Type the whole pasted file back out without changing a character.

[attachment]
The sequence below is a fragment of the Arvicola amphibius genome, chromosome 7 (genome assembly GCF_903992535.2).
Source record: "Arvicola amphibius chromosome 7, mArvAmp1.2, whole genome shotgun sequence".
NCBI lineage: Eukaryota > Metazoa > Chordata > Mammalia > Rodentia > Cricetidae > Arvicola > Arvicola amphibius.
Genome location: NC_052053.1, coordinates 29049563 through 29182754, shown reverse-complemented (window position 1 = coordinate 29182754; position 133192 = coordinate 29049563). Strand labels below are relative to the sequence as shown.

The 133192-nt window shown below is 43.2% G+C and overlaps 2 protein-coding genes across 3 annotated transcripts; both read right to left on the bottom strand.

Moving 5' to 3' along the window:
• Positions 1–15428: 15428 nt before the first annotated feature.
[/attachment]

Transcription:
The sequence below is a fragment of the Arvicola amphibius genome, chromosome 7 (genome assembly GCF_903992535.2).
Source record: "Arvicola amphibius chromosome 7, mArvAmp1.2, whole genome shotgun sequence".
NCBI lineage: Eukaryota > Metazoa > Chordata > Mammalia > Rodentia > Cricetidae > Arvicola > Arvicola amphibius.
Genome location: NC_052053.1, coordinates 29049563 through 29182754, shown reverse-complemented (window position 1 = coordinate 29182754; position 133192 = coordinate 29049563). Strand labels below are relative to the sequence as shown.

The 133192-nt window shown below is 43.2% G+C and overlaps 2 protein-coding genes across 3 annotated transcripts; both read right to left on the bottom strand.

Moving 5' to 3' along the window:
• Positions 1–15428: 15428 nt before the first annotated feature.